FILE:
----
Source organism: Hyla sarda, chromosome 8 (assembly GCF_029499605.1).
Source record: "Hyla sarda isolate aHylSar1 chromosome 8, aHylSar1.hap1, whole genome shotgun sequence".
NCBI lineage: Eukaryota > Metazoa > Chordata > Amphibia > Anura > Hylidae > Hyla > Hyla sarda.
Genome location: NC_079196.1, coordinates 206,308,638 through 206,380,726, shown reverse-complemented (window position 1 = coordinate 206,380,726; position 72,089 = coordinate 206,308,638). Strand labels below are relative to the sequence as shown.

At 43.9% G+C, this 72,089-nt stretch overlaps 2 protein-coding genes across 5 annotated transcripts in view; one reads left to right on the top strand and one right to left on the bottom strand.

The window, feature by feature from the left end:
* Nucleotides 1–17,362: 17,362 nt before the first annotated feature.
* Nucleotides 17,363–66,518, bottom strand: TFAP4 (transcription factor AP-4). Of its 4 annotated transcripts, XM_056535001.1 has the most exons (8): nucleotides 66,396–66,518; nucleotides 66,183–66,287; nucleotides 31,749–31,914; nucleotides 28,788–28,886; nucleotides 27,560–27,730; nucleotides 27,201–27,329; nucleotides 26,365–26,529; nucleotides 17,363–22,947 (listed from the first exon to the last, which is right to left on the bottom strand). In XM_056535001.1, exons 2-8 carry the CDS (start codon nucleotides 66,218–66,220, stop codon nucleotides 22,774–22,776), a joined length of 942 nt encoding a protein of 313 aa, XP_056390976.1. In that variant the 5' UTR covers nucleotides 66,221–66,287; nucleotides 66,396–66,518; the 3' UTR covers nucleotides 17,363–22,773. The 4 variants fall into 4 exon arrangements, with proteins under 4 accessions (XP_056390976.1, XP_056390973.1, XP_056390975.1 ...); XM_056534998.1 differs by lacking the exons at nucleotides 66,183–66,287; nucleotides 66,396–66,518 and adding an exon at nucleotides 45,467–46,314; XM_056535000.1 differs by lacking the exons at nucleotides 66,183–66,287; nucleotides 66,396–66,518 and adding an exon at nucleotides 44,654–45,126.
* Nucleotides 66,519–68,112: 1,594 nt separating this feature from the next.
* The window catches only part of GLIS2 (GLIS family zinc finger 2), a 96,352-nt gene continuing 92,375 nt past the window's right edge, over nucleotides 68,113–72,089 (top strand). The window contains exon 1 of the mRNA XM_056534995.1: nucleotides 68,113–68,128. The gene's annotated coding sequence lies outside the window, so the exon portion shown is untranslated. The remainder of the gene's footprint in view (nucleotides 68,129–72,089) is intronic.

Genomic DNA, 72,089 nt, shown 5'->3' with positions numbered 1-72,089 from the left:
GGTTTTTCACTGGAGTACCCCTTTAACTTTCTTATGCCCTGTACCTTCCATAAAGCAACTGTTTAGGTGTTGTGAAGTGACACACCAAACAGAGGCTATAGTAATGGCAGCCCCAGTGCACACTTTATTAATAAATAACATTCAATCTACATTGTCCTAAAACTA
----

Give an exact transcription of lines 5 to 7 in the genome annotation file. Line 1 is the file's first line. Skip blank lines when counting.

At 43.9% G+C, this 72,089-nt stretch overlaps 2 protein-coding genes across 5 annotated transcripts in view; one reads left to right on the top strand and one right to left on the bottom strand.

The window, feature by feature from the left end:
* Nucleotides 1–17,362: 17,362 nt before the first annotated feature.